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On Point

CIA Predator versus ACLU Subpoena: Warfare and Lawfare in the War on Terror


by Austin Bay
November 9, 2010

Last April, President Barack Obama placed al-Qaida terrorist and unabashed American traitor Anwar al-Awlaki on the CIA's "capture or kill" list. Obama's authorization means Awlaki can be killed by U.S. security agencies, with the likely bullet a laser-guided Hellfire missile fired by a CIA Predator as it flies over Awlaki's hideout somewhere in Yemen.

The president determined Awlaki poses a clear and present danger to America. Awlaki is a skilled terrorist motivator and recruiter, a malignantly gifted fanatic who dupes susceptible minds with vicious propaganda then turns his brainwashed minions into mass murderers. For example, Faisal Shahzad, the Times Square terrorist, told police Awlaki inspired him to launch an attack.

Awlaki, however, doesn't just talk the talk, he walks it. U.S. intelligence says he has played a key operational role in planning several attacks. He helped orchestrate the attempted Christmas Day terror attack on a Detroit-bound airliner. He spiritually advised Ft. Hood terrorist and fellow traitor Nidal Hasan. Spiritual adviser in this case is a euphemism for operational handler.

Awlaki was born in New Mexico, so by birthright he is a U.S. citizen. He certainly despises the U.S. Constitution and particularly disdains free speech. In July, Awlaki demanded the death of Seattle-based cartoonist Molly Norris. Norris had promoted the "Everyone Draw Mohammed Day" project as a public demonstration of free expression. Norris is now in hiding. She fears assassination.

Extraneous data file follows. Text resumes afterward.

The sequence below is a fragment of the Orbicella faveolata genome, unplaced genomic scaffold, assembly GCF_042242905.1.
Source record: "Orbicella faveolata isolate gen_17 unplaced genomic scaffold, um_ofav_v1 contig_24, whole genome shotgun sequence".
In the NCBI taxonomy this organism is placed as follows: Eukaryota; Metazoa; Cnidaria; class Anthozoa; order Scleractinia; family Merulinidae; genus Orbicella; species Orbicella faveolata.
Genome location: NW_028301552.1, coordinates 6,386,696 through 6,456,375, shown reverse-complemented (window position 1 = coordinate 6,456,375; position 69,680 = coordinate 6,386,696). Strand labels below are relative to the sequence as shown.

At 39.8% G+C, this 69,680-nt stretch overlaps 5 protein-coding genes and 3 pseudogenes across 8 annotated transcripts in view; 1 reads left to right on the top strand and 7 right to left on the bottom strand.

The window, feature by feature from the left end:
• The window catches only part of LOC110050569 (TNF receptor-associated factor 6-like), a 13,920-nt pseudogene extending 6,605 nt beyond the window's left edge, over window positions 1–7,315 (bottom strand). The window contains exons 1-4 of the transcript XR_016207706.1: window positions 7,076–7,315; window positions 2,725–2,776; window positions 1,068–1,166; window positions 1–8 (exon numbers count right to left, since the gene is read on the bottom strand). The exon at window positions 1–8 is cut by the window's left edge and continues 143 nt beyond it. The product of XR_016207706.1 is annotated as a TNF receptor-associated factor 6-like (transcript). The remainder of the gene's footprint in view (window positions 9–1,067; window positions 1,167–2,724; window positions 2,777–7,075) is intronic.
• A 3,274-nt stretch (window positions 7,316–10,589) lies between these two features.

You would think American civil libertarians would treat Norris as a heroine. You would expect civil libertarians to commend the president for taking action to protect her life. She is, after all, an artist silenced by death threats issued by a savage killer espousing a rigid, tyrannical ideology.

Scotch those thoughts and expectations. The American Civil Liberties Union (ACLU) defends Awlaki. In a case filed on behalf of Awlaki's father, the ACLU questions the president's right to sanction a Predator attack on an American citizen. The fact Awlaki is voluntarily engaged in hostilities against the U.S. under the aegis of an enemy power gives the ACLU little pause. One hyperbolic ACLU lawyer claims Obama is "imposing the death penalty without trial."

The claim is sophistry masquerading as sophistication. If all the world were a courtroom, where the decisive weapons are precedent, persuasive arguments and subpoenas, the ACLU might have a case -- if Awlaki's father has legal standing, which is doubtful. Earth, however, is populated by people who have profound disagreements over values that undergird the most basic laws. The civilized are willing to negotiate those disagreements. Barbarians like Awlaki are different. They will murder Molly Norrises en masse to impose their will. The barbarians are outlaws.

Which is why we give the president authority to decide to kill them when they try to kill us, since they are beyond the reach of law.

ACLU grandstanders may have objectives beyond Awlaki. Their sneaky little case ultimately challenges the president's authority to fight any war, but particularly the Global War on Terror. Its Oct. 8 court filing fixates on Predators and U.S. targeting methodology. It appears the ACLU doesn't care much for either. Essentially, ACLU lawyers are asserting the right to oversee and overrule real-time battlefield decisions made by U.S. security agencies.

Al-Qaida banked on this kind of lawfare waged by legalistic pettifoggers to blunt U.S. counter-terror capabilities. In 2001, al-Qaida plotted a war without borders, one designed to frustrate nation-states that recognized political boundaries. Laws al-Qaida flouted would thwart America's counterattack. Al-Qaida would fight and win in the gray zone while lawfare litigators tied down American power with legalistic knots.

Predator, however, surprised al-Qaida. Its deadly shadow haunts the nowheres al-Qaida thought were sanctuaries.

Keep the Predator circling over Awlaki. The ACLU case should be dismissed with extreme prejudice. 

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